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https://doi.org/10.5194/esd-2017-59
© Author(s) 2017. This work is distributed under
the Creative Commons Attribution 4.0 License.
Research article
04 Jul 2017
Review status
This discussion paper is a preprint. It is a manuscript under review for the journal Earth System Dynamics (ESD).
Recent Trends in Frequency and Duration of Global Floods
Nasser Najibi1,2,3 and Naresh Devineni1,2,3 1Department of Civil Engineering, City University of New York (City College), New York 10031, USA
2Center for Water Resources and Environmental Research (City Water Center), City University of New York, New York 10031, USA
3NOAA/Cooperative Science Center for Earth System Sciences and Remote Sensing Technologies (CREST), City University of New York, New York 10031, USA
Abstract. Frequency and duration of flood events are analyzed using Dartmouth Flood Observatory's (DFO) global flood database to detect significant trends and regime shifts during 1985–2015 at global and latitudinal scales. Three classes of flood duration (i.e. short: 1–7, moderate: 8–20, and long: 21 days and above) are also considered for this analysis. The non-parametric Mann-Kendall trend test and Pettitt change-point analysis are used to evaluate three hypotheses (H1, H2, and H3) addressing potential monotonic trends and regime shifts in flood frequency, moments of the duration, and the frequency of a specific flood duration type. The results show that long duration flood frequency has increased across most spatial scales with significant change-point observed in the 2000s. In the tropics, floods have increased four-fold since the 2000s. This increase is 2.5 fold in the north mid-latitudes. There is no monotonic trend in the frequency of short duration floods across all global and latitudinal scales. There is also a significant increasing trend in the annual median and tails of flood durations globally and in each latitudinal belt. The possible causes of these trends are analyzed using a Generalized Linear Model framework and also discussed qualitatively. This analysis provides the framework for understanding simultaneously changing climate and socioeconomic conditions and how they relate to the frequency and persistence in the organization of global and local dynamical systems that cause hydrologic extremes.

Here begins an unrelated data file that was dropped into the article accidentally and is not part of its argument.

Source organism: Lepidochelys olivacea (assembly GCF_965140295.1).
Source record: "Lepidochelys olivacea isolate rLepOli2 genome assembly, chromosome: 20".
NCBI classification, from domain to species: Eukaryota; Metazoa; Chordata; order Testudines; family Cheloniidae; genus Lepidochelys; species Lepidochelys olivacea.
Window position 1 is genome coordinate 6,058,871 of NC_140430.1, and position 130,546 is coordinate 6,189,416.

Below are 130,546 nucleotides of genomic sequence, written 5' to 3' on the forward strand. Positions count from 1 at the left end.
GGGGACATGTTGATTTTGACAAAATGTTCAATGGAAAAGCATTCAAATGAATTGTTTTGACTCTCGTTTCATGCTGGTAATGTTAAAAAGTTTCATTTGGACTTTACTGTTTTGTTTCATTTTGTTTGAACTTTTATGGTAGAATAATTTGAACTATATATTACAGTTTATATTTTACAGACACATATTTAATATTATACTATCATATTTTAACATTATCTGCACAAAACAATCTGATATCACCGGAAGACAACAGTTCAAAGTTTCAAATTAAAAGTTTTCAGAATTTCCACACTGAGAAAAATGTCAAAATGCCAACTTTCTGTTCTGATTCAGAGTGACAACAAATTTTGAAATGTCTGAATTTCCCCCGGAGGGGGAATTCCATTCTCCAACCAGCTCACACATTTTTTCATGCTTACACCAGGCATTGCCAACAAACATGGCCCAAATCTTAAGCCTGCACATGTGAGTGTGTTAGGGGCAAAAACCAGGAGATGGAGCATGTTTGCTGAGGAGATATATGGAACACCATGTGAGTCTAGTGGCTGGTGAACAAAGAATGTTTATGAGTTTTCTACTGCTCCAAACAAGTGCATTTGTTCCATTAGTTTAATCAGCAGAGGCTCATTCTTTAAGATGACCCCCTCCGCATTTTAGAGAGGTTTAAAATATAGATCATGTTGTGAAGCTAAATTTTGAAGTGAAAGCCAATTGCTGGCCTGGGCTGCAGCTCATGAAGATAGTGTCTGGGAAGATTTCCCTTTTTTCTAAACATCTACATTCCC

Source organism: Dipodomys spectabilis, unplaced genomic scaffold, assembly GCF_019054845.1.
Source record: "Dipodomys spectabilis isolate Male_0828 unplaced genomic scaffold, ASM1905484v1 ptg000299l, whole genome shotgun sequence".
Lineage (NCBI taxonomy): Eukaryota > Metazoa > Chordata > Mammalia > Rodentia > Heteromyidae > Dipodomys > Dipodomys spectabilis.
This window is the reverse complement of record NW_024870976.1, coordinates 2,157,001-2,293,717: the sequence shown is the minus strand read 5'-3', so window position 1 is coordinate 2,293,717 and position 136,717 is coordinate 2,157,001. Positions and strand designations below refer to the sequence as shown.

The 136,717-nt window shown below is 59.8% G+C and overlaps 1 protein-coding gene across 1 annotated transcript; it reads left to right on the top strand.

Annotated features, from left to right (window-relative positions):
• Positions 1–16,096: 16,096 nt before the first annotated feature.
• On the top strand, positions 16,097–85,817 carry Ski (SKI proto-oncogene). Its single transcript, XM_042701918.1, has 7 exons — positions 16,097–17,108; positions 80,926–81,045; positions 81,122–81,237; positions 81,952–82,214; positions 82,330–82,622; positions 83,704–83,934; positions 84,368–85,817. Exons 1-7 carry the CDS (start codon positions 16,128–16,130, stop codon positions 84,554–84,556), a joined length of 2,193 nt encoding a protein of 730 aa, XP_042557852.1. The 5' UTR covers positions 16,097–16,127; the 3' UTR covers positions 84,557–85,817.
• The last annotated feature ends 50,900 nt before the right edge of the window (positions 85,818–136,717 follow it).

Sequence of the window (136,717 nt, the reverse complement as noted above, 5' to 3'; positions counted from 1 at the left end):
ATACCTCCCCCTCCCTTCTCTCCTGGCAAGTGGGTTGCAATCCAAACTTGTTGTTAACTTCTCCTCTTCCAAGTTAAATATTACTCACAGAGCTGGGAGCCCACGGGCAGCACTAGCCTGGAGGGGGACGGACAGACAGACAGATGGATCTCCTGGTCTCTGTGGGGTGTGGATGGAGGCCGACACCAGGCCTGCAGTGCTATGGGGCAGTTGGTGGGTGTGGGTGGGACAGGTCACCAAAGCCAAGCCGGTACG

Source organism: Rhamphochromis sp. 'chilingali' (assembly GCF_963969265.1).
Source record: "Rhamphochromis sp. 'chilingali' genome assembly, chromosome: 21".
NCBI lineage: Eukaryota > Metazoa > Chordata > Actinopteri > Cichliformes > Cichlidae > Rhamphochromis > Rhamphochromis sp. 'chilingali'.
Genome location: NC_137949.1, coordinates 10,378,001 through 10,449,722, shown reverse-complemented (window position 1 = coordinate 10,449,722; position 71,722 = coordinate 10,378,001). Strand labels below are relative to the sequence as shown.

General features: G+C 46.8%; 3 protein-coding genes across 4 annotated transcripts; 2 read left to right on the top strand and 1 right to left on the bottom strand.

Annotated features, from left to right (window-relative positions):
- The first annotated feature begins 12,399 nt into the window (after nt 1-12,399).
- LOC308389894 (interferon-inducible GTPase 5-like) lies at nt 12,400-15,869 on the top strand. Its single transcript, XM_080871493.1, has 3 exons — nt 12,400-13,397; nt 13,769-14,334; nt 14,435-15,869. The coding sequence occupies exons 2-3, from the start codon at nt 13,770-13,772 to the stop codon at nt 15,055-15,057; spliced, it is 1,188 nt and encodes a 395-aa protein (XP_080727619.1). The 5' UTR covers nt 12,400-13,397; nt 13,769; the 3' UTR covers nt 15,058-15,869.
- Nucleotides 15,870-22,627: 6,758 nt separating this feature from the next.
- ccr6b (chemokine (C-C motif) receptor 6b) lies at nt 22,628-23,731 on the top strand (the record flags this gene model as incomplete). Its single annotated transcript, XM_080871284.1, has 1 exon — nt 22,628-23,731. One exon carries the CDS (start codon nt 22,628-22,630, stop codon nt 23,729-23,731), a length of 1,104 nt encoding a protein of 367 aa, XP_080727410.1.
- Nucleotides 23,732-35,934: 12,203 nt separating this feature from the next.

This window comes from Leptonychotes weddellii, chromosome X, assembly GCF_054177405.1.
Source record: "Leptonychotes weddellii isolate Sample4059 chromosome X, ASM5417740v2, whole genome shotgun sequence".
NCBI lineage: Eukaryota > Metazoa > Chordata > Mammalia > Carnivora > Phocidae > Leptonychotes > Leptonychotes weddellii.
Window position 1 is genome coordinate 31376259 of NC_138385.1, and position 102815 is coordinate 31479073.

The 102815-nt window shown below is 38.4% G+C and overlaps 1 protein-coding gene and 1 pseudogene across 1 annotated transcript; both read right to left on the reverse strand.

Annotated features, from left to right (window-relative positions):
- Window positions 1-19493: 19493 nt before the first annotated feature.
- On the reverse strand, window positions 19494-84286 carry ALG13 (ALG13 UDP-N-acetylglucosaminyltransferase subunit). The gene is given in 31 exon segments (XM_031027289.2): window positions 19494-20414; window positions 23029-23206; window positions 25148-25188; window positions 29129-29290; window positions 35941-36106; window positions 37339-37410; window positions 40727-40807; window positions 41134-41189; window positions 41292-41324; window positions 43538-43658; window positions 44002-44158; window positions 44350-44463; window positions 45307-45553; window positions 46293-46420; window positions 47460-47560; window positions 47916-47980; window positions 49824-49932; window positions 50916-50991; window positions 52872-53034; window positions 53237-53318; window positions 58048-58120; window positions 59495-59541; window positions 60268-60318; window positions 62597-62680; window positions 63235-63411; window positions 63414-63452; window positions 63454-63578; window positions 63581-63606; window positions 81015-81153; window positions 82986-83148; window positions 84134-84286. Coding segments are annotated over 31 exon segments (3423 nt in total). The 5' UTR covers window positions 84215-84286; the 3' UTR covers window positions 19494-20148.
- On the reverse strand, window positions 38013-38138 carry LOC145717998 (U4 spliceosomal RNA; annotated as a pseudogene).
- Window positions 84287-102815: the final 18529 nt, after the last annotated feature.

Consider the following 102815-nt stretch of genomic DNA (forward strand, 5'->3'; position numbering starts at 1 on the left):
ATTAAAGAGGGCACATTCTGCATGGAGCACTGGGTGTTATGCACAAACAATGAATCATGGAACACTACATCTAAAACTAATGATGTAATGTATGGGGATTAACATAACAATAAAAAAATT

Citation: Najibi, N. and Devineni, N.: Recent Trends in Frequency and Duration of Global Floods, Earth Syst. Dynam. Discuss., https://doi.org/10.5194/esd-2017-59, in review, 2017.
Nasser Najibi and Naresh Devineni
Nasser Najibi and Naresh Devineni
Nasser Najibi and Naresh Devineni

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